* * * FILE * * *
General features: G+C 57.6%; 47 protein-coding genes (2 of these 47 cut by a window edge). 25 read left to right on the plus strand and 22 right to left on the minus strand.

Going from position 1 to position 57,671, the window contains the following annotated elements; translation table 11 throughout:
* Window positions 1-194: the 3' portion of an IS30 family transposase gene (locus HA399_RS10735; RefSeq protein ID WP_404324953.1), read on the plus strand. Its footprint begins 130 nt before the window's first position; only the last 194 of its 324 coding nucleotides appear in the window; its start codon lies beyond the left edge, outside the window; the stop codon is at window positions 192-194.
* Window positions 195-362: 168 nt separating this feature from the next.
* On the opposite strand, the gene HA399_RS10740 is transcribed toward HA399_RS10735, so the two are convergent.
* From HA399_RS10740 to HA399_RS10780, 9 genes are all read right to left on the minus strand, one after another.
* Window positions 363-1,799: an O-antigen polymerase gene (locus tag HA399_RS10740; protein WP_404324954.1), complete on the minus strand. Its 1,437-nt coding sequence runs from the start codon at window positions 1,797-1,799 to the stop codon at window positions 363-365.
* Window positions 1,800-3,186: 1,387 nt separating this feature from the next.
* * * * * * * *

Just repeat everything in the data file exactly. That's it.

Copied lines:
General features: G+C 57.6%; 47 protein-coding genes (2 of these 47 cut by a window edge). 25 read left to right on the plus strand and 22 right to left on the minus strand.

Going from position 1 to position 57,671, the window contains the following annotated elements; translation table 11 throughout:
* Window positions 1-194: the 3' portion of an IS30 family transposase gene (locus HA399_RS10735; RefSeq protein ID WP_404324953.1), read on the plus strand. Its footprint begins 130 nt before the window's first position; only the last 194 of its 324 coding nucleotides appear in the window; its start codon lies beyond the left edge, outside the window; the stop codon is at window positions 192-194.
* Window positions 195-362: 168 nt separating this feature from the next.
* On the opposite strand, the gene HA399_RS10740 is transcribed toward HA399_RS10735, so the two are convergent.
* From HA399_RS10740 to HA399_RS10780, 9 genes are all read right to left on the minus strand, one after another.
* Window positions 363-1,799: an O-antigen polymerase gene (locus tag HA399_RS10740; protein WP_404324954.1), complete on the minus strand. Its 1,437-nt coding sequence runs from the start codon at window positions 1,797-1,799 to the stop codon at window positions 363-365.
* Window positions 1,800-3,186: 1,387 nt separating this feature from the next.